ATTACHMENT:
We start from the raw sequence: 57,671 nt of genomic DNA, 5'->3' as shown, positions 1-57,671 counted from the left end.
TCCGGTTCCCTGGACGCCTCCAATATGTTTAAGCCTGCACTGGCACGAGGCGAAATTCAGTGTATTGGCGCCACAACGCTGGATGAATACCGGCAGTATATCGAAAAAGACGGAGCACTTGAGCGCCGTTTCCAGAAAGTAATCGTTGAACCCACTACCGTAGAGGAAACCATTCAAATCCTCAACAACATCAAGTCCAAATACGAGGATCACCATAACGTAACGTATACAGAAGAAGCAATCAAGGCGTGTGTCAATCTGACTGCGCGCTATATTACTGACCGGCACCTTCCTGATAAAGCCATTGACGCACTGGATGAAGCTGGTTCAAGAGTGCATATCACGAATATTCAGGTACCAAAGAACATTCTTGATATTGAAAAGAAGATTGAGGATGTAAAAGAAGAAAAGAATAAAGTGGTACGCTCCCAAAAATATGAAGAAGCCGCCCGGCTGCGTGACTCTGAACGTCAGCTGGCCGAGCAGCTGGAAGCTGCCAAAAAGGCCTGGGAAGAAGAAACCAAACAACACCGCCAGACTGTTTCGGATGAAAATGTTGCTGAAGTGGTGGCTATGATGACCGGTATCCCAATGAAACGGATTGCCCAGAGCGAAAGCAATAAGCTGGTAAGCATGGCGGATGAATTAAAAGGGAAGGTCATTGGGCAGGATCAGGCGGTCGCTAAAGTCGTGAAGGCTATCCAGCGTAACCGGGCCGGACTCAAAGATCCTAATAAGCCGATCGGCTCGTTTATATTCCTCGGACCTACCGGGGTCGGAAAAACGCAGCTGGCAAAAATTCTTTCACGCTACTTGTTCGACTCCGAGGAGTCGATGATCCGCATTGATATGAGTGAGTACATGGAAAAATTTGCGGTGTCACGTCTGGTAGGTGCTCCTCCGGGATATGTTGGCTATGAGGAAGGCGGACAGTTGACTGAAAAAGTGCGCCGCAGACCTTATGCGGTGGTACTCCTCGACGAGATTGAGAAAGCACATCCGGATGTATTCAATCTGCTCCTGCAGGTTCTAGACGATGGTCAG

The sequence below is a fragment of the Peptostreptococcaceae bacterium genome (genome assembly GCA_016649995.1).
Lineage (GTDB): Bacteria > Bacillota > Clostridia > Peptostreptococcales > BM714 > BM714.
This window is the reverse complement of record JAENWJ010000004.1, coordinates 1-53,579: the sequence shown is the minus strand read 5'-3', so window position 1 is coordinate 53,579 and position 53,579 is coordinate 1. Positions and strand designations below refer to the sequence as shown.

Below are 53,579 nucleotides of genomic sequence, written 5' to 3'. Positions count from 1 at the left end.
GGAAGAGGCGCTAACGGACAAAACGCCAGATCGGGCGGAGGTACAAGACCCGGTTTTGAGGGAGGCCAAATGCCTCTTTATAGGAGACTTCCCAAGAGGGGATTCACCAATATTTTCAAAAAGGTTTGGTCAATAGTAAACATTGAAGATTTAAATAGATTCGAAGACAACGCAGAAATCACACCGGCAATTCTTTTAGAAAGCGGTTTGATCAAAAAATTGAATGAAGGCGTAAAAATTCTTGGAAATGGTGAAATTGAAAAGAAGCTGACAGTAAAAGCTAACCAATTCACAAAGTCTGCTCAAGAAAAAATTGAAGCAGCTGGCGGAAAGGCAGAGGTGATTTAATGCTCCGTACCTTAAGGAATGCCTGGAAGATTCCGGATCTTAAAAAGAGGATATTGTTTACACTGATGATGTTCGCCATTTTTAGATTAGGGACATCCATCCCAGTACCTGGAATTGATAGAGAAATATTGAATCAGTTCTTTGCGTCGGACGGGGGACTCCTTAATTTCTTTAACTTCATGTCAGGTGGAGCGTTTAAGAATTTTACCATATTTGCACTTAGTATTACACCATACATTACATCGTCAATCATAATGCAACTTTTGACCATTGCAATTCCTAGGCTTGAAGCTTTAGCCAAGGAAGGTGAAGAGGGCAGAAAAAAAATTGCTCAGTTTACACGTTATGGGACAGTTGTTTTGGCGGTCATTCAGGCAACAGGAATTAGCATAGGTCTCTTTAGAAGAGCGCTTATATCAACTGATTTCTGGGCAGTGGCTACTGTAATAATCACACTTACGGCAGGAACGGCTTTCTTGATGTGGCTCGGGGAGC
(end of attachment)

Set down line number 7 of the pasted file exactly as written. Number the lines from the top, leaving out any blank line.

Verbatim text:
GGAAGAGGCGCTAACGGACAAAACGCCAGATCGGGCGGAGGTACAAGACCCGGTTTTGAGGGAGGCCAAATGCCTCTTTATAGGAGACTTCCCAAGAGGGGATTCACCAATATTTTCAAAAAGGTTTGGTCAATAGTAAACATTGAAGATTTAAATAGATTCGAAGACAACGCAGAAATCACACCGGCAATTCTTTTAGAAAGCGGTTTGATCAAAAAATTGAATGAAGGCGTAAAAATTCTTGGAAATGGTGAAATTGAAAAGAAGCTGACAGTAAAAGCTAACCAATTCACAAAGTCTGCTCAAGAAAAAATTGAAGCAGCTGGCGGAAAGGCAGAGGTGATTTAATGCTCCGTACCTTAAGGAATGCCTGGAAGATTCCGGATCTTAAAAAGAGGATATTGTTTACACTGATGATGTTCGCCATTTTTAGATTAGGGACATCCATCCCAGTACCTGGAATTGATAGAGAAATATTGAATCAGTTCTTTGCGTCGGACGGGGGACTCCTTAATTTCTTTAACTTCATGTCAGGTGGAGCGTTTAAGAATTTTACCATATTTGCACTTAGTATTACACCATACATTACATCGTCAATCATAATGCAACTTTTGACCATTGCAATTCCTAGGCTTGAAGCTTTAGCCAAGGAAGGTGAAGAGGGCAGAAAAAAAATTGCTCAGTTTACACGTTATGGGACAGTTGTTTTGGCGGTCATTCAGGCAACAGGAATTAGCATAGGTCTCTTTAGAAGAGCGCTTATATCAACTGATTTCTGGGCAGTGGCTACTGTAATAATCACACTTACGGCAGGAACGGCTTTCTTGATGTGGCTCGGGGAGC